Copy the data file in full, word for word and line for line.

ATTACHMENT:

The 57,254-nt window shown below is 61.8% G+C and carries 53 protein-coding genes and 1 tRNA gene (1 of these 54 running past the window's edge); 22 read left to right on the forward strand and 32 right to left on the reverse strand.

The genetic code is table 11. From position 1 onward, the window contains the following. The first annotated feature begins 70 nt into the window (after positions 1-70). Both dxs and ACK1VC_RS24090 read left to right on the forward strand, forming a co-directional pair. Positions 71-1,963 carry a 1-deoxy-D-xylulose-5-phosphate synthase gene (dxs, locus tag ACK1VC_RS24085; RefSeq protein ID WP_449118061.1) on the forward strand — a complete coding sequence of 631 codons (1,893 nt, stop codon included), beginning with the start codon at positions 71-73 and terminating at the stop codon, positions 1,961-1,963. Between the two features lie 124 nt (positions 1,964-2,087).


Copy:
The 57,254-nt window shown below is 61.8% G+C and carries 53 protein-coding genes and 1 tRNA gene (1 of these 54 running past the window's edge); 22 read left to right on the forward strand and 32 right to left on the reverse strand.

The genetic code is table 11. From position 1 onward, the window contains the following. The first annotated feature begins 70 nt into the window (after positions 1-70). Both dxs and ACK1VC_RS24090 read left to right on the forward strand, forming a co-directional pair. Positions 71-1,963 carry a 1-deoxy-D-xylulose-5-phosphate synthase gene (dxs, locus tag ACK1VC_RS24085; RefSeq protein ID WP_449118061.1) on the forward strand — a complete coding sequence of 631 codons (1,893 nt, stop codon included), beginning with the start codon at positions 71-73 and terminating at the stop codon, positions 1,961-1,963. Between the two features lie 124 nt (positions 1,964-2,087).